Is Angina a Precursor to a Heart Attack?

Angina, or chest pain, is often the first symptom of heart disease. It serves as a precursor to a future heart attack and it’s also a sign that you’re currently having a heart attack.

Would it surprise you to learn that many people initially ignore angina? That’s because chest pain isn’t always an obvious, sharp, heart-related pain.

You could have mild chest pain that goes away or you might think that your pain is due to heartburn or a pulled muscle. But you should protect your health by having any type of chest pain evaluated by Dr. Laura Fernandes at Woodlands Heart and Vascular Institute.

Dr. Fernandes shares more about the different types of angina and when your chest pain demands emergency treatment.

Angina explained

Angina refers to chest pain that’s caused by a lack of blood flow to your heart. Though coronary artery disease (CAD) isn’t the only reason for angina, it’s the most common cause.

You develop CAD when cholesterol and other fats build up in the arteries carrying oxygen-rich blood throughout your heart. As cholesterol plaque enlarges over the years, it blocks blood flow, depriving the heart muscle tissue of vital oxygen.

Angina can persist for years, serving as an ongoing reminder that you have heart disease and signalling a higher risk of having a heart attack.

In some cases, however, you don’t develop angina as a precursor. Instead, you don’t have any symptoms until the blood flow is so severely blocked that you have a heart attack and angina at the same time.

Types of angina and heart attack concerns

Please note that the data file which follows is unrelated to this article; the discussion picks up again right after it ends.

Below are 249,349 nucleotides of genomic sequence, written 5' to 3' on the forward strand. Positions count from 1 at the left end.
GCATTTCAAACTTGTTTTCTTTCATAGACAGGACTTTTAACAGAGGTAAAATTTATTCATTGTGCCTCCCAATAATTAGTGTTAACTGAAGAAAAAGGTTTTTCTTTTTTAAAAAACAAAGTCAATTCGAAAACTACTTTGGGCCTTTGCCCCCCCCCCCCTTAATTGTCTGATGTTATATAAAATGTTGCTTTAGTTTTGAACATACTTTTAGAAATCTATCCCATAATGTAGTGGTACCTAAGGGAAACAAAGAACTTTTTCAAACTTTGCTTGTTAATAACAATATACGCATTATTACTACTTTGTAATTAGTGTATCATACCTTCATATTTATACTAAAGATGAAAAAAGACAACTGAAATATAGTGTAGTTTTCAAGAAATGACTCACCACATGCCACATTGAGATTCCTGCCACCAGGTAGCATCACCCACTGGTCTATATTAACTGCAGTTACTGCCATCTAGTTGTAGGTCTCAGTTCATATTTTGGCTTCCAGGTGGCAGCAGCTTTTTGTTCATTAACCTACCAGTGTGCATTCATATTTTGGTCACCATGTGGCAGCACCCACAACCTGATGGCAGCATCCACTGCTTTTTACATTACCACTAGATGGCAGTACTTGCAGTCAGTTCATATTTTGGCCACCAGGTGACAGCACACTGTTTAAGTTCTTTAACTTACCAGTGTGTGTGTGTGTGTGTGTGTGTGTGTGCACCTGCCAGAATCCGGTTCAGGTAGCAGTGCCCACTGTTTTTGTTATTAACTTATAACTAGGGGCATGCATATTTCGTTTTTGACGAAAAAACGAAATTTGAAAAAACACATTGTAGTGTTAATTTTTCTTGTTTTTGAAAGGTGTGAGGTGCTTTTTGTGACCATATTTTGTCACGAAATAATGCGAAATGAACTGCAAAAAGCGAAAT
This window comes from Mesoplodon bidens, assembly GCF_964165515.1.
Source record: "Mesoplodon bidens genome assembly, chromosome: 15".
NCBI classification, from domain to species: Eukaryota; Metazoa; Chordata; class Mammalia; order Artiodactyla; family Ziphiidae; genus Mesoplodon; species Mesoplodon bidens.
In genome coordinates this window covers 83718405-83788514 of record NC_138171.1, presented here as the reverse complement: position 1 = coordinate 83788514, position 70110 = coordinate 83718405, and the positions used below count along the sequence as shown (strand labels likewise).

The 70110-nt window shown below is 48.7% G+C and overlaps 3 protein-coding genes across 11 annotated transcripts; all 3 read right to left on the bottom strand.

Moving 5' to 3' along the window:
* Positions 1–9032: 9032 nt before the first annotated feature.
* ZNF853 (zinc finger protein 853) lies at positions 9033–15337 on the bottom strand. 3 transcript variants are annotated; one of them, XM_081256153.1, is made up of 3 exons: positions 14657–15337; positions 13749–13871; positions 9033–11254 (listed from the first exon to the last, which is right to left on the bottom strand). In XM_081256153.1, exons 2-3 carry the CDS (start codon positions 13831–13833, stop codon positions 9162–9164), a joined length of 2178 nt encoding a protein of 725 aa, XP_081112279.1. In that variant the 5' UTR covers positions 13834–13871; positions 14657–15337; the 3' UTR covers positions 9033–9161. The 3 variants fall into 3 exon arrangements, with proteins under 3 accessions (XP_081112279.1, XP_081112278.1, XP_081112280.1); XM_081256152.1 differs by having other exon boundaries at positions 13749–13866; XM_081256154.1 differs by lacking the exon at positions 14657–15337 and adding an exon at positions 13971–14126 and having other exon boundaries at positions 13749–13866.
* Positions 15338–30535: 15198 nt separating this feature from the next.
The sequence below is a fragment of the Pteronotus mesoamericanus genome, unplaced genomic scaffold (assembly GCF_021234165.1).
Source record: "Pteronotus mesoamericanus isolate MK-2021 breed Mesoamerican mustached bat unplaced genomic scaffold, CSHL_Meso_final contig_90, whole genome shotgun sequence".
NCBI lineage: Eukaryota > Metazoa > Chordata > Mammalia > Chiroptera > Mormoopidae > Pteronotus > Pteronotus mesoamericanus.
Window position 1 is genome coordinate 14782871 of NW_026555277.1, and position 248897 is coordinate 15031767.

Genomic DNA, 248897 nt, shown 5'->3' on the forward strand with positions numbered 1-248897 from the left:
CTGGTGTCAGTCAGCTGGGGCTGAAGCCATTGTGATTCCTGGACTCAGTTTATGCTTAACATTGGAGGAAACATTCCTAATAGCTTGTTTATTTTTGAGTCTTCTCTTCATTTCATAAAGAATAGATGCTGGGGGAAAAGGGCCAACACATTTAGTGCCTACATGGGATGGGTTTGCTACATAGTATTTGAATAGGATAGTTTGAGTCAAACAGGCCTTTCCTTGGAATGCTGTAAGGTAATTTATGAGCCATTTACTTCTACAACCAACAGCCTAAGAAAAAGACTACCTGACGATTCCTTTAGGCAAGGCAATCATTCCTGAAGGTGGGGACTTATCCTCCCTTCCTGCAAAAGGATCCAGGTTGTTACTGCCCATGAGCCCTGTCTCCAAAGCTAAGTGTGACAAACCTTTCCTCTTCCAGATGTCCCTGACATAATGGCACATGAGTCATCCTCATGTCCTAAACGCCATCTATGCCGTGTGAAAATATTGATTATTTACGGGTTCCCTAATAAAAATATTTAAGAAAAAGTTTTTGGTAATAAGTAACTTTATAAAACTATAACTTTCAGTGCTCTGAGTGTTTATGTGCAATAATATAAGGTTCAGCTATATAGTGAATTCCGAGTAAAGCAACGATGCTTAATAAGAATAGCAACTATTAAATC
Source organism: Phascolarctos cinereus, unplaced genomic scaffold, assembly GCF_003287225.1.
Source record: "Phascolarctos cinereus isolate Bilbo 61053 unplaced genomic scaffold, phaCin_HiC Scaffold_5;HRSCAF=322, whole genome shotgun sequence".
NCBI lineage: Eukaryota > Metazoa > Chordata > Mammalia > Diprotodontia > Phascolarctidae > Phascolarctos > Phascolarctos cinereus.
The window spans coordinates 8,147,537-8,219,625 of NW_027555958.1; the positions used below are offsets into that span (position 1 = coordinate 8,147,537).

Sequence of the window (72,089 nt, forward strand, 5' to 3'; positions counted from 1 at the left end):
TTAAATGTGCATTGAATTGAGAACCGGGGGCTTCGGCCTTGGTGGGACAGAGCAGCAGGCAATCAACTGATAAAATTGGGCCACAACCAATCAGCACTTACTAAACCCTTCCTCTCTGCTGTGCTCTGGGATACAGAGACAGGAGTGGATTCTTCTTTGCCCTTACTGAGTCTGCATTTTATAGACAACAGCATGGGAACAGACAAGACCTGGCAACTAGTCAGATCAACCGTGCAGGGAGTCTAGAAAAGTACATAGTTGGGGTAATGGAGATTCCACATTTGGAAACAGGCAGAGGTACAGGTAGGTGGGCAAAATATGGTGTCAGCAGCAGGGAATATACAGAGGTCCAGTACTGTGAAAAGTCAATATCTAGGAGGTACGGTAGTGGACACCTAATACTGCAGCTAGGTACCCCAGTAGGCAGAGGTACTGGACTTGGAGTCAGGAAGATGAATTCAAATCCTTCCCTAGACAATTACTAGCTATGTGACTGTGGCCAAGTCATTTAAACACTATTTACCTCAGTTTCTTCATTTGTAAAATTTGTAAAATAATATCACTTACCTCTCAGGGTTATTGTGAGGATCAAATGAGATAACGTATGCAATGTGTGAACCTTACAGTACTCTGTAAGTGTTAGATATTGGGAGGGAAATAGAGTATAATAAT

You may develop one of three types of angina:

Stable angina

This is the type of angina that occurs due to blocked coronary arteries. The chest pain of stable angina is typically triggered by walking, climbing stairs, and other activities that demand more blood and oxygen.

Stable angina may cause other symptoms, including pressure or heaviness in your chest and pain in your jaw, neck, arms, and/or back.

Your chest pain and other symptoms are short-lived and improve when you rest or take nitrate medications, such as nitroglycerin tablets.

How do you know when stable angina may signal a heart attack? You should seek immediate medical care when your pain doesn’t improve or your symptoms are new or more severe.

Unstable angina

Unstable angina refers to sudden, unexpected chest pain that always needs emergency medical care. This pain doesn’t improve with rest or medication because it’s caused by a blood clot or a completely blocked coronary artery. Additionally, unstable angina can occur at any time; whether you’re exercising or resting.

Prinzmetal angina

This type of angina is rare, typically affects younger patients, and is caused by a spasm in the coronary arteries. 

The spasm is caused by:

Prinzmetal differs from the other types of angina because it occurs while you’re resting, usually during the night. The pain is severe, but it gets better with medication.

This type of angina may be a sign that you have a higher risk for heart attack or dangerous irregular heart rhythms such as atrial fibrillation. But you can usually keep it under control with medication and by avoiding triggers.

Coronary artery disease and risk for angina

One study reported that 8% of patients with CAD had daily or weekly episodes of angina and that 25% experienced angina about once a month. On the other hand, 67% didn’t have chest pain, so they didn’t have a red flag alerting them to their risk for a heart attack.

For this reason, we encourage you to schedule an appointment if you know you’re at risk for CAD or you’d like to have your risk assessed and get an initial evaluation.

The biggest risk factors for CAD are:

At the first sign of chest pain, or to learn if you’re at risk for angina and CAD, call our office in The Woodlands, Texas, or book an appointment online.

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